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November 8, 2012 |  Print  Your Opinion  

Breakfast with the President

Alexander M Battaglia: The Atlantic Initiative and the Heinrich-Böll Foundation organized a breakfast in Berlin to watch the US election results, concession and victory speeches. The majority of the 300 mostly young people seemed overjoyed that Barack Obama had won, yet looked upon the next four years with a weary and restrained hope.

Waking up at 5:40 AM I quickly raced out of bed, booted up my desktop computer, and loaded up the BBC News' website. I was greeted by an image of people ecstatically celebrating accompanied by an overly large and bolded caption reading, "Obama re-elected as US president," With only this knowledge in mind and knowing none of the finer details, I made my way over to the Heinrich Böll Foundation's "Countdown zum Weißen Haus": an event being jointly held with the Atlantic Initiative, the publisher of

Upon entering the building at around 7:00 AM I was immediately surprised to see the amount of people that had come out for the event. There were easily more than 100 people in attendance. So that everyone present could watch the election's end unfold live, a direct feed with the NBC News broadcast was established and projected onto a rather large screen set up in the Foyer of the building. The atmosphere in the room was telling; people were congratulating each other, exclaiming their satisfaction with the result, and even gleefully waving tiny American flags. Some people had stayed even up the entire night to follow the reports as they came in live. Appropriately, coffee and black tea were served.

To get a sense of how it was on the ground in the USA an internet video call was made via Skype to Klaus Linsenmeier, the Executive Director of the Heinrich Böll Foundation North America. Linsenmeier gave the audience his breakdown of the election results and answered a number of questions posed to him. During the Q&A three very poignant remarks were made by Linsenmeier. Namely, that the election was won and debated in regards to domestic political issues (not international ones), that this fierce debate left a gap which could only be filled by bipartisan measures, and lastly that other important issues such as same-sex marriage and the decriminalization of marijuana could prove to be the more interesting outcomes from the day.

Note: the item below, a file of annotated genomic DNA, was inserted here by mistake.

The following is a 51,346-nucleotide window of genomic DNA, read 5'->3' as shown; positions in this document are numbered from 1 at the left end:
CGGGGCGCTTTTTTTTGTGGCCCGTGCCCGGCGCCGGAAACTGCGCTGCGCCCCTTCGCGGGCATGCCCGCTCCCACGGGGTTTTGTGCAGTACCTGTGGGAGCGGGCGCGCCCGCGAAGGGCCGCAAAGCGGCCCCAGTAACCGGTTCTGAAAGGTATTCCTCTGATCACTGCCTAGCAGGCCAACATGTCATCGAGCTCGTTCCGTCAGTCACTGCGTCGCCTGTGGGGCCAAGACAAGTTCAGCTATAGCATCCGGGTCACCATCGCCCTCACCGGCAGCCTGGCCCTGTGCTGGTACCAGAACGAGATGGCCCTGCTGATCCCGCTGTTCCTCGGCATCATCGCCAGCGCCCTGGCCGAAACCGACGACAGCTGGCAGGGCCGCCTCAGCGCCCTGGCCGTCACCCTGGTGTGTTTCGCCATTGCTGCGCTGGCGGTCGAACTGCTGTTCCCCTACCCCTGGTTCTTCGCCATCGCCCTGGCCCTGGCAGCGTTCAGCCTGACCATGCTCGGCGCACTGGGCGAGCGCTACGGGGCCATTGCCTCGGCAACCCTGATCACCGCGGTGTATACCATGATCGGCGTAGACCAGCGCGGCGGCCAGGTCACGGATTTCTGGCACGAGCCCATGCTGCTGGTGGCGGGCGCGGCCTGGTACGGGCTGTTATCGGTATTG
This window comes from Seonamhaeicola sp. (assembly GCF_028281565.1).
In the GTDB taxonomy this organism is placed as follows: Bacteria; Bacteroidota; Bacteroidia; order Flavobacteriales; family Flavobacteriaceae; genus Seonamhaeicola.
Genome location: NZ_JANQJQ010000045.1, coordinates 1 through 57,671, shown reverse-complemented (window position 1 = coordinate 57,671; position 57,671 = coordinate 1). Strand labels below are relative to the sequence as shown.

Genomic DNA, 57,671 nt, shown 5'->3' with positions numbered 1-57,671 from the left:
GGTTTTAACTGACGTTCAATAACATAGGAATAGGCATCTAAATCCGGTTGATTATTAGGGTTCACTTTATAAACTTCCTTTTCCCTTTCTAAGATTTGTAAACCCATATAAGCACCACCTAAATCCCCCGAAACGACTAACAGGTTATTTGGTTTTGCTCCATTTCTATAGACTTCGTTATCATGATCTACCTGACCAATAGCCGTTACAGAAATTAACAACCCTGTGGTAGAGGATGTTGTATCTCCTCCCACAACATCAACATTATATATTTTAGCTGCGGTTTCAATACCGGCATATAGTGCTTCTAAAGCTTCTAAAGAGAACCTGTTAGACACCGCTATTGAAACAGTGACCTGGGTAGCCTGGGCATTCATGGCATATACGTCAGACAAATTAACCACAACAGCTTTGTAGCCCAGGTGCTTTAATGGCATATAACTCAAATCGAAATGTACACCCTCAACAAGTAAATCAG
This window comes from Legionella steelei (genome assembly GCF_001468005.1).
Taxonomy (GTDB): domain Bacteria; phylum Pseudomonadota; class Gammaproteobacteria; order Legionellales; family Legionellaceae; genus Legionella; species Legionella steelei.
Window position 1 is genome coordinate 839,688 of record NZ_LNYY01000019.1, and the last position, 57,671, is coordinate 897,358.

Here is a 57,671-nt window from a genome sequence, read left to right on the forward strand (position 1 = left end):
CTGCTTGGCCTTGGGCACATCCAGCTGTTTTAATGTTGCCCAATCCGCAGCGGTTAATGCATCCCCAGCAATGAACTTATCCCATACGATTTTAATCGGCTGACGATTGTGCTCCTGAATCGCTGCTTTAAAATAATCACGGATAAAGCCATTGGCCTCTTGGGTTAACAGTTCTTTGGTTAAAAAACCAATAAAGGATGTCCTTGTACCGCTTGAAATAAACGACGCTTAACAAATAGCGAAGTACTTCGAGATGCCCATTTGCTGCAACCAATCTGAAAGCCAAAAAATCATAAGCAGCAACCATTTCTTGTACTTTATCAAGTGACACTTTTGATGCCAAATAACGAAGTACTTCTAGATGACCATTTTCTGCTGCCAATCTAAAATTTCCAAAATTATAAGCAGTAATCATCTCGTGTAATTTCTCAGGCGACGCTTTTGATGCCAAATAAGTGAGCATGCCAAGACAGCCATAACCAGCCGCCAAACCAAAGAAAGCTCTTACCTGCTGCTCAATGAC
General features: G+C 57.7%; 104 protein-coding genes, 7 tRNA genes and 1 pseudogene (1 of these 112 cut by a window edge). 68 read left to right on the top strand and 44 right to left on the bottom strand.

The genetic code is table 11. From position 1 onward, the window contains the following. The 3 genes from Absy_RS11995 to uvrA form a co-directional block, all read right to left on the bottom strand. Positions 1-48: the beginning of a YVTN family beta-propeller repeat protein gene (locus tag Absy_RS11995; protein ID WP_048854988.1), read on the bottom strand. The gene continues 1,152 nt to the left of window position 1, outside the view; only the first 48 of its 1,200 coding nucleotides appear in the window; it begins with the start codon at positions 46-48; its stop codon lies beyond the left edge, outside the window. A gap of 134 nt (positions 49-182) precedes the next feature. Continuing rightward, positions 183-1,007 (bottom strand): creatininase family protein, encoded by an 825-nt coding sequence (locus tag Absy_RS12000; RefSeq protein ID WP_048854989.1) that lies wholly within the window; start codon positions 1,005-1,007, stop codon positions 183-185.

Obama calls upon hope

With the number of attendees now surpassing 200, the video chat ended as Barack Obama made his way on stage to give his victory speech. Without delving too much into the content of the speech itself, one could be certain, upon viewing the onlookers, that the speech was a crowd pleaser. So much so that a number of statements from the President garnered applause from the audience (the mention of the global climate change for example). Even though this was overwhelmingly the dominant response, there were a number moments at which some in the audience cringed or commented. Acute examples being when the president mentioned the supremacy of US military might or as he rounded off the speech praising American exceptionalism and proclaiming multiple times "God bless America." A curious note to mention is that the level enthusiasm being displayed by the audience in Chicago was bewildering to some in attendance. As a man sitting behind me opined, it all came off as a little "over the top."

Soured expectations

The general reaction to the morning's events could be said to be one of sober and realistic elation. Everyone seemed overjoyed that Mr. Romney had not won, yet looked upon the next four years with a weary and restrained hope. When questioned more specifically about issues of transatlantic relations, people had little positive to say. Instead they referenced old disappointments and past failures such as the climat conference in Copenhagen. The last four years had apparently taken its toll on the hopeful: they did not expect much, if any, positive change in US-European relations. One person commented that they hoped to see the US stance on global climate change to gradually align with European expectations, but shortly thereafter admitted that this would most likely never come to be. Clearly, the election's outcome, the eloquence of the President's speech, and the rock star like stage presence did not generate a change of expectations for what one observer called "typical" US foreign policy.

As I left I noticed that the general excitement had begun to wind down as the spectacle had now ended. People were returning to their daily routine content with the fact that an unfavorable outcome had been avoided, but seemingly lacking the optimism for a starkly different future.

Alexander Battaglia is a graduate of the American University in Washington D.C. An event report in German by Frank Leberecht is on the Atlantic Initiative's website.

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Tags: | election | Barack Obama | Event | Boell |

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